Let me add a few details to Semaphore's answer. One is that the Vietnam war actually ended with the North Vietnam invasion of South Vietnam. This happened soon after the US withdrawal, and in violation of the peace treaty. The UN Security Council could not react properly because the Soviets had the right of veto in it. (As it could not react in 2014 on the ...


17

Concerning the question -Did any contemporaries actually take note of the ruling? An article cited by the OP brings up a couple of possible groups which may have complied with this, The Holy Roman Empire under Conrad III and the region referred to as Flanders. So we can look at the extent of any ranged weapon bans in those locations. Conrad III This ...


16

By naming Russian mobilisation as the initial aggression. One needs to look no further than the German declaration of war itself. That document succinctly laid out Berlin's position that the Russian mobilisation was an existential threat as well as an act of aggression towards Germany. Presenting Germany as a peaceful mediator, it claims that: [Russia] ...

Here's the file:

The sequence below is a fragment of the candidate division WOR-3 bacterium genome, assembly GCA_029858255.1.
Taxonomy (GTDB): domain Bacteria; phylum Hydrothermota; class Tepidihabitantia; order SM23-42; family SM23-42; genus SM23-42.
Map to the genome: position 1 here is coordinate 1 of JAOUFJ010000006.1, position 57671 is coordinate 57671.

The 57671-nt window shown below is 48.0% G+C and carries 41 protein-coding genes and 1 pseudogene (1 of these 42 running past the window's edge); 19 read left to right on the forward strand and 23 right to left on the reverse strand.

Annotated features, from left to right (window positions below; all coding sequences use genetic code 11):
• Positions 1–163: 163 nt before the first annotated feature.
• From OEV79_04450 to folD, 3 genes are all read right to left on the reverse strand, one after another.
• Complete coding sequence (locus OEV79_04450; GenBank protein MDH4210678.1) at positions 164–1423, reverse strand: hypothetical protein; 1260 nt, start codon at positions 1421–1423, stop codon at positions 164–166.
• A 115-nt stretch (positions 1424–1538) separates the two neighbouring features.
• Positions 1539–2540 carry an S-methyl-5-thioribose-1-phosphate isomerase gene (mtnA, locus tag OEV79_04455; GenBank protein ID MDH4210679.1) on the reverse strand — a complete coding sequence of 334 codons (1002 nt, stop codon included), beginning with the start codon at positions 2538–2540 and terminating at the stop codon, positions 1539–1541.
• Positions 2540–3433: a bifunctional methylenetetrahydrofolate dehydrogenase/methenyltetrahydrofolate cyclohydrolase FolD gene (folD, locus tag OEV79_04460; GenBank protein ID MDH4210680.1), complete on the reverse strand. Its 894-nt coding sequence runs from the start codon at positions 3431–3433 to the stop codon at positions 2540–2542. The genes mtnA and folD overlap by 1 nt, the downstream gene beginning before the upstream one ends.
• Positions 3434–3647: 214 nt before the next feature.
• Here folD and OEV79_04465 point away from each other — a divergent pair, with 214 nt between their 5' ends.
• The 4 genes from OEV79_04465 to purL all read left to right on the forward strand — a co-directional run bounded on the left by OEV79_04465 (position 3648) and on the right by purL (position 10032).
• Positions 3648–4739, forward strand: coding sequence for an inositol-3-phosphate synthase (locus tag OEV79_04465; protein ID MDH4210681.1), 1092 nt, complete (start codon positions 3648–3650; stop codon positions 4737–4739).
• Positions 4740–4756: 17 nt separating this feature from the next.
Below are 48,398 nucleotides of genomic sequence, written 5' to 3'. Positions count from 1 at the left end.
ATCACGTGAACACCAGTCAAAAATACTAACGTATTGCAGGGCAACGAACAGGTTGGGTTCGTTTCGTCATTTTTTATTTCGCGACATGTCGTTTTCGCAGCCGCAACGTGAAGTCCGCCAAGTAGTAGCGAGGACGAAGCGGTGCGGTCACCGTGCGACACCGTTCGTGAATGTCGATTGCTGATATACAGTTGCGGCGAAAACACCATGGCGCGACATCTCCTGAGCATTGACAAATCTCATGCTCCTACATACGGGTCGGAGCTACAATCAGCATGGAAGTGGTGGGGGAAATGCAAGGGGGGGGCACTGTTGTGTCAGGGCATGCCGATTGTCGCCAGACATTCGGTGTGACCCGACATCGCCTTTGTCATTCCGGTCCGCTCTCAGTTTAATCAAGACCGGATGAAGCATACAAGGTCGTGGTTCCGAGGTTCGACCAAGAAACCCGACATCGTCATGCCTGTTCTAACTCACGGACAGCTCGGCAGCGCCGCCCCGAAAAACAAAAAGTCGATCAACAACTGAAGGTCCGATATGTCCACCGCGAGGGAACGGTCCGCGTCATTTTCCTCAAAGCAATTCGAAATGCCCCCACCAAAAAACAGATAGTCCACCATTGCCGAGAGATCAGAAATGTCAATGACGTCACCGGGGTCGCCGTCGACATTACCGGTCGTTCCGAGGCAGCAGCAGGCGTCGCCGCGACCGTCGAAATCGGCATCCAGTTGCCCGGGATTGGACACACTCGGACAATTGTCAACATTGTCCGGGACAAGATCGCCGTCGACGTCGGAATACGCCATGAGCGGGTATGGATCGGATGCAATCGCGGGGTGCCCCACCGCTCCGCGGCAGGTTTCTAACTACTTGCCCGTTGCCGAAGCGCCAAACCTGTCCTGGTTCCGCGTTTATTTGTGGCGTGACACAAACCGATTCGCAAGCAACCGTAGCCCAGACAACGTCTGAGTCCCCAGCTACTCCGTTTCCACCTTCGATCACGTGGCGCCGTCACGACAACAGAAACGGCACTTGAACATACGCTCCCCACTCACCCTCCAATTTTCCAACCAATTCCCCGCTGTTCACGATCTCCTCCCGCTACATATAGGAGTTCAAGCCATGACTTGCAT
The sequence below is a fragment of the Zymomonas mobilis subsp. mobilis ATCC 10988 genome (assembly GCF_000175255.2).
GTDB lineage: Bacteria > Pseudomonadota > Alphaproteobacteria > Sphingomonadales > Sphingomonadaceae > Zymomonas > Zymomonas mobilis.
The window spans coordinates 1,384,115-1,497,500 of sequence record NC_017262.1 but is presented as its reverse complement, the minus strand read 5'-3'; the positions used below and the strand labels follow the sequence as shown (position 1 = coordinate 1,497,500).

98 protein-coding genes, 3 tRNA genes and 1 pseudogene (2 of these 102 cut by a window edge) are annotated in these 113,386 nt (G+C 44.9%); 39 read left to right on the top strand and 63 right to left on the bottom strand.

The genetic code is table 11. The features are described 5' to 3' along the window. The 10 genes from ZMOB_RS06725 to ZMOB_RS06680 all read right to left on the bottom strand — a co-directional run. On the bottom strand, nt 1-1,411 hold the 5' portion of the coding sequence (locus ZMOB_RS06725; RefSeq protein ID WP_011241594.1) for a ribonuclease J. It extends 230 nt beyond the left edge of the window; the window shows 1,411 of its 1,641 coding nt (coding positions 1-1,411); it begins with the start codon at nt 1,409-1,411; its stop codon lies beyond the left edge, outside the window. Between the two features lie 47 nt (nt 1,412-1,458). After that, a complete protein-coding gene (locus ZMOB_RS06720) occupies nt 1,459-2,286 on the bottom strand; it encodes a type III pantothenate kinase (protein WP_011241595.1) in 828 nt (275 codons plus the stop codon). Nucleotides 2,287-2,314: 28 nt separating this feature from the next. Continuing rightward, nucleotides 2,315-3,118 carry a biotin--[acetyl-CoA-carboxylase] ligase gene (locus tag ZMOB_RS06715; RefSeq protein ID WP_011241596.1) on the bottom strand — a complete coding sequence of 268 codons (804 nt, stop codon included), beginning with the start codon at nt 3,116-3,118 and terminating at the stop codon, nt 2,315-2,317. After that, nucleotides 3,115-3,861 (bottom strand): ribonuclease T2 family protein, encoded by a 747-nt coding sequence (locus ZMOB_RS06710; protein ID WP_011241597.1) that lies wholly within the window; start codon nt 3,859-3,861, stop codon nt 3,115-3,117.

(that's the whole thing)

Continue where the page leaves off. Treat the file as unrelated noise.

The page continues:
15

Short Answer The Kidnapper is the United States/Roosevelt. The Hooligan is Britain/Churchill. The Bully was the Soviet Union/Stalin. For reference, this is the original passage from Chiang's diary: 聯合國中之四國,我為最弱,甚以弱者遇拐子、流氓與土霸為可危,也識知:人非自強,任何人亦不能為助。而國家之不求自強,則無論為敵為友,皆一汝為俎上之肉,可不戒懼? Of the four members of the United Nations, we are the weakest; it is ...


15